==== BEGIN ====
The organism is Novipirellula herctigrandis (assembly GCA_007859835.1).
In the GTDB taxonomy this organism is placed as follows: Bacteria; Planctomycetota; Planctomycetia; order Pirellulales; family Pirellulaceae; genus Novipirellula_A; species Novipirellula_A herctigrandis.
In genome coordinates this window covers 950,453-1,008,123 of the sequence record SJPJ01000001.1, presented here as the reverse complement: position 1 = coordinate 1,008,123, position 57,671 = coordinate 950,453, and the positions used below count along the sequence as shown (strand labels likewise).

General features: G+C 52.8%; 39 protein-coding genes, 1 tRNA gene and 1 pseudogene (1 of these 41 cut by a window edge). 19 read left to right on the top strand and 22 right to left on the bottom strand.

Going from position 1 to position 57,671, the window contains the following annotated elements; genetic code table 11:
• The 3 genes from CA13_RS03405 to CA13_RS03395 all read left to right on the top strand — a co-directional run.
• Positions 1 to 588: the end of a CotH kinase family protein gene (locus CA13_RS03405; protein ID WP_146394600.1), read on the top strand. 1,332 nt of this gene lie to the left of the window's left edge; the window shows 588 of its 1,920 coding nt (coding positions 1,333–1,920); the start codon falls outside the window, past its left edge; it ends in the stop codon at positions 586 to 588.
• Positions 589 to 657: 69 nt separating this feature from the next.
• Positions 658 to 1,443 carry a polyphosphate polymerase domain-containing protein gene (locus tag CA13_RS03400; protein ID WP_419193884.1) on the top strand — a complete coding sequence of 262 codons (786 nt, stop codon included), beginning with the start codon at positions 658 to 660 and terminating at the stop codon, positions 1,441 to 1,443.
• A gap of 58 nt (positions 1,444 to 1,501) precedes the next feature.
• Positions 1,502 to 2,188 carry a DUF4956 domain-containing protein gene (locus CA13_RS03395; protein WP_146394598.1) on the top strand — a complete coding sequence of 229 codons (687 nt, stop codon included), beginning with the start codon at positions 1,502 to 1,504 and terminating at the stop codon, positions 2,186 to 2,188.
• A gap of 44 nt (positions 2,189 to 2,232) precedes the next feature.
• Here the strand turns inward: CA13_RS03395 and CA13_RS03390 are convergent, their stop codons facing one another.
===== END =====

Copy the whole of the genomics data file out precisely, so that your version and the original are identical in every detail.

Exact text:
The organism is Novipirellula herctigrandis (assembly GCA_007859835.1).
In the GTDB taxonomy this organism is placed as follows: Bacteria; Planctomycetota; Planctomycetia; order Pirellulales; family Pirellulaceae; genus Novipirellula_A; species Novipirellula_A herctigrandis.
In genome coordinates this window covers 950,453-1,008,123 of the sequence record SJPJ01000001.1, presented here as the reverse complement: position 1 = coordinate 1,008,123, position 57,671 = coordinate 950,453, and the positions used below count along the sequence as shown (strand labels likewise).

General features: G+C 52.8%; 39 protein-coding genes, 1 tRNA gene and 1 pseudogene (1 of these 41 cut by a window edge). 19 read left to right on the top strand and 22 right to left on the bottom strand.

Going from position 1 to position 57,671, the window contains the following annotated elements; genetic code table 11:
• The 3 genes from CA13_RS03405 to CA13_RS03395 all read left to right on the top strand — a co-directional run.
• Positions 1 to 588: the end of a CotH kinase family protein gene (locus CA13_RS03405; protein ID WP_146394600.1), read on the top strand. 1,332 nt of this gene lie to the left of the window's left edge; the window shows 588 of its 1,920 coding nt (coding positions 1,333–1,920); the start codon falls outside the window, past its left edge; it ends in the stop codon at positions 586 to 588.
• Positions 589 to 657: 69 nt separating this feature from the next.
• Positions 658 to 1,443 carry a polyphosphate polymerase domain-containing protein gene (locus tag CA13_RS03400; protein ID WP_419193884.1) on the top strand — a complete coding sequence of 262 codons (786 nt, stop codon included), beginning with the start codon at positions 658 to 660 and terminating at the stop codon, positions 1,441 to 1,443.
• A gap of 58 nt (positions 1,444 to 1,501) precedes the next feature.
• Positions 1,502 to 2,188 carry a DUF4956 domain-containing protein gene (locus CA13_RS03395; protein WP_146394598.1) on the top strand — a complete coding sequence of 229 codons (687 nt, stop codon included), beginning with the start codon at positions 1,502 to 1,504 and terminating at the stop codon, positions 2,186 to 2,188.
• A gap of 44 nt (positions 2,189 to 2,232) precedes the next feature.
• Here the strand turns inward: CA13_RS03395 and CA13_RS03390 are convergent, their stop codons facing one another.